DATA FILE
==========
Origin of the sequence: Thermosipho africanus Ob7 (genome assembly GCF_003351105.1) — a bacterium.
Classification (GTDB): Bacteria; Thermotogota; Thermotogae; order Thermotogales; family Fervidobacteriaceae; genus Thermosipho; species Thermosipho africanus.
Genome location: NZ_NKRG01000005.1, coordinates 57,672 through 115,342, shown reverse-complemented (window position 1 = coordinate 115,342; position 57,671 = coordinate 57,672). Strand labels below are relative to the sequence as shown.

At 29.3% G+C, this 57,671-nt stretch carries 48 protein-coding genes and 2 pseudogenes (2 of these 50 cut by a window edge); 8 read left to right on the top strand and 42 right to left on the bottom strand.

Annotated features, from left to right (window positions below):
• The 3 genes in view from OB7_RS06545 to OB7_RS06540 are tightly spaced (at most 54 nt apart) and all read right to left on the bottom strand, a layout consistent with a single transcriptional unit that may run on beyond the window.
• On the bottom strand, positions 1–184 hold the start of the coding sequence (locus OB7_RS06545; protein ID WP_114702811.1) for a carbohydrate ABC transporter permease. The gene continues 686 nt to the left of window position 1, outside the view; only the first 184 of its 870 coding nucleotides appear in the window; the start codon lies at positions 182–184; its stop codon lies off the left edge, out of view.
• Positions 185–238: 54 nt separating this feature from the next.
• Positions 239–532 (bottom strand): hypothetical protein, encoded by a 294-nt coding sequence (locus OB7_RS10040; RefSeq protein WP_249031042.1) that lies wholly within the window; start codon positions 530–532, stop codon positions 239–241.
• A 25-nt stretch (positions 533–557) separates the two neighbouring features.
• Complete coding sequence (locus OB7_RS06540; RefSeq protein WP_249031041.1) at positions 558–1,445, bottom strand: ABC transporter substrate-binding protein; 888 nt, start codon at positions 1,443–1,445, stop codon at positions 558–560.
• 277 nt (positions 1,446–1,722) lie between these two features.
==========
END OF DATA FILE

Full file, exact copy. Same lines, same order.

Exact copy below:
Origin of the sequence: Thermosipho africanus Ob7 (genome assembly GCF_003351105.1) — a bacterium.
Classification (GTDB): Bacteria; Thermotogota; Thermotogae; order Thermotogales; family Fervidobacteriaceae; genus Thermosipho; species Thermosipho africanus.
Genome location: NZ_NKRG01000005.1, coordinates 57,672 through 115,342, shown reverse-complemented (window position 1 = coordinate 115,342; position 57,671 = coordinate 57,672). Strand labels below are relative to the sequence as shown.

At 29.3% G+C, this 57,671-nt stretch carries 48 protein-coding genes and 2 pseudogenes (2 of these 50 cut by a window edge); 8 read left to right on the top strand and 42 right to left on the bottom strand.

Annotated features, from left to right (window positions below):
• The 3 genes in view from OB7_RS06545 to OB7_RS06540 are tightly spaced (at most 54 nt apart) and all read right to left on the bottom strand, a layout consistent with a single transcriptional unit that may run on beyond the window.
• On the bottom strand, positions 1–184 hold the start of the coding sequence (locus OB7_RS06545; protein ID WP_114702811.1) for a carbohydrate ABC transporter permease. The gene continues 686 nt to the left of window position 1, outside the view; only the first 184 of its 870 coding nucleotides appear in the window; the start codon lies at positions 182–184; its stop codon lies off the left edge, out of view.
• Positions 185–238: 54 nt separating this feature from the next.
• Positions 239–532 (bottom strand): hypothetical protein, encoded by a 294-nt coding sequence (locus OB7_RS10040; RefSeq protein WP_249031042.1) that lies wholly within the window; start codon positions 530–532, stop codon positions 239–241.
• A 25-nt stretch (positions 533–557) separates the two neighbouring features.
• Complete coding sequence (locus OB7_RS06540; RefSeq protein WP_249031041.1) at positions 558–1,445, bottom strand: ABC transporter substrate-binding protein; 888 nt, start codon at positions 1,443–1,445, stop codon at positions 558–560.
• 277 nt (positions 1,446–1,722) lie between these two features.